The third and the fourth type of complexes are both generic oligomerization modules that can be split according to the importance for the interchain interactions, grouping them as either interface-heavy (Type 3) or interface-light (Type 4) complexes. In both cases, the sequences can be highly variable, and the unifying features are mostly structural. Both types typically have an average-sized relative buried area with balanced hydrophobic/polar composition. However, interface-heavy complexes have a large, slightly polar interface that plays a major role in achieving the tightly bound structures. In contrast, interface-light complexes form a more helical structure and have smaller hydrophobic interfaces that play a more diminished role in achieving the stability of a less tightly bound system. This hints at interface-light complexes being more transient, also supported by the fact that these complexes have a higher number of known regulatory PTMs and are also modulated by alternative splicing. Both type 3 and type 4 complexes preferentially occur in nuclear and intracellular processes, as several of them are ribbon–helix–helix (interface-heavy) or basic helix–loop–helix (interface-light) transcription factors, able to shuttle between the nuclear and the intracellular spaces. In addition to the similarities in subcellular localization, type 4 complexes preferentially occur in the extracellular space, and type 3 complexes in other cell compartments, as well.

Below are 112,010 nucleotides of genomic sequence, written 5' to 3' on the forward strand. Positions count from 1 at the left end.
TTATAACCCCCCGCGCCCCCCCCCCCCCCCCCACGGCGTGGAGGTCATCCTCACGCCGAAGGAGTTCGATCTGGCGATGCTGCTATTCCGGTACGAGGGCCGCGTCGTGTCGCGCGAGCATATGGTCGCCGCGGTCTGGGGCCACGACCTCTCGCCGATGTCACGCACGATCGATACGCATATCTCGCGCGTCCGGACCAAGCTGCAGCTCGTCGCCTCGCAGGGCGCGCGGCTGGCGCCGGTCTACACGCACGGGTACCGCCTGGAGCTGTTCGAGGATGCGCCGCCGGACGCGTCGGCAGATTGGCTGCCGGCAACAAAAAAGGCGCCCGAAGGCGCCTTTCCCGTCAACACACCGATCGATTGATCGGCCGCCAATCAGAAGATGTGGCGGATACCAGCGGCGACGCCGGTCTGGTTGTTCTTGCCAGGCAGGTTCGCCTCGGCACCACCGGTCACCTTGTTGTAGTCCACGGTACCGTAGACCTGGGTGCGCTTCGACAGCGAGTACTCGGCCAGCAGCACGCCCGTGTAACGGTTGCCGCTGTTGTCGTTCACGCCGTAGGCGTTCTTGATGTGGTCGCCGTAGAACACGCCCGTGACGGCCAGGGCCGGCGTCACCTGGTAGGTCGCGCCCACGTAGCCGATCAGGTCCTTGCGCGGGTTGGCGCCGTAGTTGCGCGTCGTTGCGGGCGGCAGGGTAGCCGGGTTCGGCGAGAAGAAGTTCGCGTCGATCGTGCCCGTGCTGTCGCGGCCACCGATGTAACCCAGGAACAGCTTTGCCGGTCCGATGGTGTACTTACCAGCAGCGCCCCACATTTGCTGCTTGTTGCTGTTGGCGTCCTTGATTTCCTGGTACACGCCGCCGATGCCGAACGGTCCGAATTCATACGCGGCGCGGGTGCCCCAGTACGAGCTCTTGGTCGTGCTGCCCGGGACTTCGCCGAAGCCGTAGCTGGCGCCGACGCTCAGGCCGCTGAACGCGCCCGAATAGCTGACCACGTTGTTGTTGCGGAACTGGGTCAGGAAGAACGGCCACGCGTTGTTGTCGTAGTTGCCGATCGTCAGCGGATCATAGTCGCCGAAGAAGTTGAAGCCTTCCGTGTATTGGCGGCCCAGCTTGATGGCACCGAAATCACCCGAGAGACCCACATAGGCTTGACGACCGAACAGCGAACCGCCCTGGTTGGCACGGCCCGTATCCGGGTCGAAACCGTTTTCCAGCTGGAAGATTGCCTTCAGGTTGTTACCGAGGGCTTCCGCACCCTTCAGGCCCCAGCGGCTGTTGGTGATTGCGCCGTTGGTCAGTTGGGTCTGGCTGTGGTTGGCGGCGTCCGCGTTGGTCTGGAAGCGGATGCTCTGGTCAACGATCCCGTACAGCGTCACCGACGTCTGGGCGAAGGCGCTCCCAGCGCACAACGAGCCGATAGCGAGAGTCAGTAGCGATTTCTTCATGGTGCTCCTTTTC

The fifth type of complexes typically adopts a handshake-like fold, characteristic of histones and homologous proteins. While these structures are usually largely helical, the interacting proteins often contain a relatively high ratio of prolines and glycines, in addition to the enrichment of aromatic residues. While they are depleted in polar residues, both the interface and the buried surface have a fairly balanced hydrophobic/polar makeup. The complexes are relatively tightly bound, and interchain interactions play a fairly large role in stabilizing the interaction. This type of complex has the highest ratio of both PTMs and competitive interactions, providing a large amount of regulation. In addition, PTMs are highly heterogeneous, containing phosphorylations, acetylations, methylations, and ubiquitinations as well. Members of this cluster primarily serve DNA/chromosome-related functions, and hence are usually located in the nucleus.
While types 1–5 represent well-defined groups with members of clear unifying similarities, the final group serves as an umbrella term for complexes that are not members of any previous structural/sequential class. In accord, these complexes cannot be described by simple characteristic features and are the most sequentially and structurally heterogeneous group. This group contains highly specialized interactions that present unique protein complexes, which are regulated through all three control mechanisms and occur in all studied subcellular localizations.